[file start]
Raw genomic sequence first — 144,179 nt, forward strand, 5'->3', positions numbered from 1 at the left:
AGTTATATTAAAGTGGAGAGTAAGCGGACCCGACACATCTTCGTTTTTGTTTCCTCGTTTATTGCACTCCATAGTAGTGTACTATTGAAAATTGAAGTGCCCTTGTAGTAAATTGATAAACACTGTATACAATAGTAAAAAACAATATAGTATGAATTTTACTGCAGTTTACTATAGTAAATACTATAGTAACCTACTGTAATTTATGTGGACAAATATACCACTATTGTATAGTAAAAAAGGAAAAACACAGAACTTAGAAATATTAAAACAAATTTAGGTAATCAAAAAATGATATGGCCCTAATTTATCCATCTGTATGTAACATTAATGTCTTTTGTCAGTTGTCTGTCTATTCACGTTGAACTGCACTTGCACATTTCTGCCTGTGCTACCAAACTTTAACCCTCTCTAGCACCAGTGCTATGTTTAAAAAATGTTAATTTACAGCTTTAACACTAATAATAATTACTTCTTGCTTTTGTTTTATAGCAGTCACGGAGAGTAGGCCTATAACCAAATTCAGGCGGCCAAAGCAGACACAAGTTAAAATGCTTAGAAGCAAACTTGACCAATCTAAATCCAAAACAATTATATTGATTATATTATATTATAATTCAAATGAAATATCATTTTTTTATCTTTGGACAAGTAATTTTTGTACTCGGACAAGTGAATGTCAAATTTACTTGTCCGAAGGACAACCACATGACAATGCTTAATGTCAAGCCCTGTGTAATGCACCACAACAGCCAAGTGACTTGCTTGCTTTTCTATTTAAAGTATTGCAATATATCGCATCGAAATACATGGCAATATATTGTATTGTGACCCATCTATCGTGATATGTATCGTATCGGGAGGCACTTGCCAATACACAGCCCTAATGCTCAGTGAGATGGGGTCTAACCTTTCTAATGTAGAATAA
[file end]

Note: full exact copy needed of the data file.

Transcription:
Raw genomic sequence first — 144,179 nt, forward strand, 5'->3', positions numbered from 1 at the left:
AGTTATATTAAAGTGGAGAGTAAGCGGACCCGACACATCTTCGTTTTTGTTTCCTCGTTTATTGCACTCCATAGTAGTGTACTATTGAAAATTGAAGTGCCCTTGTAGTAAATTGATAAACACTGTATACAATAGTAAAAAACAATATAGTATGAATTTTACTGCAGTTTACTATAGTAAATACTATAGTAACCTACTGTAATTTATGTGGACAAATATACCACTATTGTATAGTAAAAAAGGAAAAACACAGAACTTAGAAATATTAAAACAAATTTAGGTAATCAAAAAATGATATGGCCCTAATTTATCCATCTGTATGTAACATTAATGTCTTTTGTCAGTTGTCTGTCTATTCACGTTGAACTGCACTTGCACATTTCTGCCTGTGCTACCAAACTTTAACCCTCTCTAGCACCAGTGCTATGTTTAAAAAATGTTAATTTACAGCTTTAACACTAATAATAATTACTTCTTGCTTTTGTTTTATAGCAGTCACGGAGAGTAGGCCTATAACCAAATTCAGGCGGCCAAAGCAGACACAAGTTAAAATGCTTAGAAGCAAACTTGACCAATCTAAATCCAAAACAATTATATTGATTATATTATATTATAATTCAAATGAAATATCATTTTTTTATCTTTGGACAAGTAATTTTTGTACTCGGACAAGTGAATGTCAAATTTACTTGTCCGAAGGACAACCACATGACAATGCTTAATGTCAAGCCCTGTGTAATGCACCACAACAGCCAAGTGACTTGCTTGCTTTTCTATTTAAAGTATTGCAATATATCGCATCGAAATACATGGCAATATATTGTATTGTGACCCATCTATCGTGATATGTATCGTATCGGGAGGCACTTGCCAATACACAGCCCTAATGCTCAGTGAGATGGGGTCTAACCTTTCTAATGTAGAATAA